Common Cold Risk Factors

Factors That Increase Your Risk of Contracting the Common Cold

Contrary to what we were told as children, wet hair cannot cause a cold. Neither can stepping out into the cold without a hat or earmuffs. Colds are actually caused by any one of more than 200 viruses.

There are factors that can contribute to or increase your risk of acquiring the common cold. These factors include age, lack of sleep, increased stress, the time of year, and smoking.

Factors That Increase Your Risk of Contracting the Common Cold


The common cold is more prevalent in infants and preschoolers. Young children are more vulnerable because their immune systems haven’t matured and haven’t developed resistance to most of the culprit viruses. Young children are also often in close contact with other children. They are less likely to wash their hands throughout the day—one of the best ways to prevent a cold—or to put their hands over their mouths when they cough and sneeze. These and other factors allow cold viruses to spread more easily.

Lack of Sleep

In older children and adults, a lack of sleep is believed to negatively affect the immune system. Studies have found a link between not getting enough sleep or not getting quality sleep and catching the common cold.

According to Mayo Clinic, different age groups have different optimal levels for sleep. Adults should receive seven to eight hours, teenagers nine to 10, and school-age children may even need more than 10.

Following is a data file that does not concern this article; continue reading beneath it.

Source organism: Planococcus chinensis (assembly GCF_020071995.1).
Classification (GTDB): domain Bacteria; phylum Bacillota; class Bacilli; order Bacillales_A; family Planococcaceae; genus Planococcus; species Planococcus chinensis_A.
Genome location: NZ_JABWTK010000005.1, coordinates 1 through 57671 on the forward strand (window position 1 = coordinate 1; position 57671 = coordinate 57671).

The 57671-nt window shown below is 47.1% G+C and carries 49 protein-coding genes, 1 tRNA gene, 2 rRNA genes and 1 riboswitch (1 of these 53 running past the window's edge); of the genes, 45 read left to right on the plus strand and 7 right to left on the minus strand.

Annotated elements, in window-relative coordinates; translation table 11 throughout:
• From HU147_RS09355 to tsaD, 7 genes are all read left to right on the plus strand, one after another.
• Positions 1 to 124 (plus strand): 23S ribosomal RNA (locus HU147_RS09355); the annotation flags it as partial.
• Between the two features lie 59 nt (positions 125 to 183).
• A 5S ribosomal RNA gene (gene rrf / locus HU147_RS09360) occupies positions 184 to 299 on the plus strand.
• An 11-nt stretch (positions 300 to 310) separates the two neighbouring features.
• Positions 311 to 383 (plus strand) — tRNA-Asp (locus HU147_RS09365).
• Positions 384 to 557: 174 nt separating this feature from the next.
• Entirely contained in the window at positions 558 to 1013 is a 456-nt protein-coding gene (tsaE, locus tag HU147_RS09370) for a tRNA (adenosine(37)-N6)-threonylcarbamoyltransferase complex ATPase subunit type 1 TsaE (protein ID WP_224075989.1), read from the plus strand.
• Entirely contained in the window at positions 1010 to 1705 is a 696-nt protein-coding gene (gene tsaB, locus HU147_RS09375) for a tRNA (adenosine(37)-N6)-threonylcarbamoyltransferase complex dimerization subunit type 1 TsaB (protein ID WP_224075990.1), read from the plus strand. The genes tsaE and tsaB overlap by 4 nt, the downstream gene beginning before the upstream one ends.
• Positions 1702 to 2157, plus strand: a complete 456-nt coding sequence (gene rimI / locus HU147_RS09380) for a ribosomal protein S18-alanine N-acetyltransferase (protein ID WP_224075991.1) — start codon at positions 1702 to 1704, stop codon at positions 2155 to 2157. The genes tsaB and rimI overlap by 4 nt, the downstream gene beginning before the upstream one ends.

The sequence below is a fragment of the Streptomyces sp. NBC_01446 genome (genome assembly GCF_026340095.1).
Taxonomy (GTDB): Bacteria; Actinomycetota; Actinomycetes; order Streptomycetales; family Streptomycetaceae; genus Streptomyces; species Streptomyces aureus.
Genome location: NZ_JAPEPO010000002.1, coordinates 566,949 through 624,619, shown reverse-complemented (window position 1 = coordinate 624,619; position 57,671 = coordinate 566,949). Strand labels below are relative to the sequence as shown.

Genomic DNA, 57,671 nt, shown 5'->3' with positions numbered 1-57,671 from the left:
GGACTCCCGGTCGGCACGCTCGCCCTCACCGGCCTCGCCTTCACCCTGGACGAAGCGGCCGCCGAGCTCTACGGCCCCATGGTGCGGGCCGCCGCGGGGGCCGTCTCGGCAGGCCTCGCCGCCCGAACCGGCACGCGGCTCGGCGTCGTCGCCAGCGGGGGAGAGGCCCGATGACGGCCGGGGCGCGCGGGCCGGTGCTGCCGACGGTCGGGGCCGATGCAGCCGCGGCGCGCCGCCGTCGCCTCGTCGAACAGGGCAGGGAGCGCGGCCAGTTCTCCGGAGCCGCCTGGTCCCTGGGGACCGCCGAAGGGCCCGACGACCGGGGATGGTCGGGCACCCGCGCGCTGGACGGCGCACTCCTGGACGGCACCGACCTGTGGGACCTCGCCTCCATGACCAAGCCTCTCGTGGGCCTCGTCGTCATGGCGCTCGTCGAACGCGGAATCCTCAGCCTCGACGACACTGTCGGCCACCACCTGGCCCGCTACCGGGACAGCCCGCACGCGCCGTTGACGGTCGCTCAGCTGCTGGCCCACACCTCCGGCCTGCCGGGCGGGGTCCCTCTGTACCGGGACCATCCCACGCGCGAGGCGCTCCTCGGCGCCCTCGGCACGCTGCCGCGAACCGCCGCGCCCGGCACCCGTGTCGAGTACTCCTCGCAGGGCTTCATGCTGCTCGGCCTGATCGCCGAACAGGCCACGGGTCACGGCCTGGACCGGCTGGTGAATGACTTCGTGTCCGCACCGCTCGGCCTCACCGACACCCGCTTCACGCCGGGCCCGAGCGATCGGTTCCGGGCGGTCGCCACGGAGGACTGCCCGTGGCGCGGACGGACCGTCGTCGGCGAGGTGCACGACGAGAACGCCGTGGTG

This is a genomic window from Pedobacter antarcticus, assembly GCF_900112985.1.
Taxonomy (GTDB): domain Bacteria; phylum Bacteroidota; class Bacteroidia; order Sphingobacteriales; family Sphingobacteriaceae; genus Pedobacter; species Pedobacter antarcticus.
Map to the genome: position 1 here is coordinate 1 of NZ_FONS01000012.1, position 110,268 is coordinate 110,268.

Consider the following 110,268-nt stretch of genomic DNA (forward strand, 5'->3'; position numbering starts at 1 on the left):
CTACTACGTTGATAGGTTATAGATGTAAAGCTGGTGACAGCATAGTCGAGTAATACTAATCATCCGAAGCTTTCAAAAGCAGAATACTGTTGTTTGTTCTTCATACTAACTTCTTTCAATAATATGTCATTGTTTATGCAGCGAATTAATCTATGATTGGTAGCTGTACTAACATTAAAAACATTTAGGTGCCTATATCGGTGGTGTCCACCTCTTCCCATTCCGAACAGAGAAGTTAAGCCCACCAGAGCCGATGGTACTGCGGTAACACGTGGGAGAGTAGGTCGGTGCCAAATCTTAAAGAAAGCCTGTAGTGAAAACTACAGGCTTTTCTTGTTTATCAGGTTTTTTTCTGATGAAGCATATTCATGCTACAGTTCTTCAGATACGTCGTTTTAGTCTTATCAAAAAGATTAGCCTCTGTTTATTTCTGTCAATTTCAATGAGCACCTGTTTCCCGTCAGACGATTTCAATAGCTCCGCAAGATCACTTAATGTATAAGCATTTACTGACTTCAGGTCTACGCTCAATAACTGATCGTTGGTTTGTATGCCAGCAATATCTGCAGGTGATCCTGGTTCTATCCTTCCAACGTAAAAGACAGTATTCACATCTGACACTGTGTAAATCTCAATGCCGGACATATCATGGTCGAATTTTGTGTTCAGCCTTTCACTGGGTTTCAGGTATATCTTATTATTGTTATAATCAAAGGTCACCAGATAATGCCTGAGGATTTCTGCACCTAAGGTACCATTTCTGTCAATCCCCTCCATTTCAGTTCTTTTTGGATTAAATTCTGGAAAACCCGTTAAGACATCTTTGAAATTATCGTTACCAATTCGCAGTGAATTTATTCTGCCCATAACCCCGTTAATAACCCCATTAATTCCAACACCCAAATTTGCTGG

Some studies have shown that stress may make you more vulnerable to catching a cold.


The common cold is more prevalent in the cold-weather months. During the fall and winter, adults and children are indoors more often. This puts them in close proximity to and in contact with one other, which also increases the risk of spreading the cold virus. In locations with no real winter weather, colds are more frequent in the rainy season for this same reason.

Dry air also worsens cold symptoms, drying out the mucous membranes of the nose and throat and causing a stuffy nose and sore throat. Consider using a humidifier in your home or office to add some moisture to the air. However, be sure to change the water each day and clean the machine frequently to avoid releasing bacteria, mold, and fungi into the air.


Smoking disrupts the immune system, which is your body’s natural self-defense system against the common cold. Smoking or secondhand smoke also exposes you to toxic chemicals that can irritate the throat lining and worsen common cold symptoms such as a sore throat. According to one study, smokers are also more likely to develop serious respiratory complications from the common cold.

Research also shows that secondhand smoke puts individuals at greater risk for colds as well. Children and infants who live in households in which smoking is present are also at increased risk for serious respiratory conditions, such as bronchitis and pneumonia, and for worsening of already present respiratory conditions like asthma. According to the New York Department of Health, secondhand smoke also puts babies at greater risk for sudden infant death syndrome, or SIDS (NY Dept. of Health).


According to Home Hygiene & Health, any allergic diseases that affect your nose and throat may put people at greater risk for contracting a cold as well.

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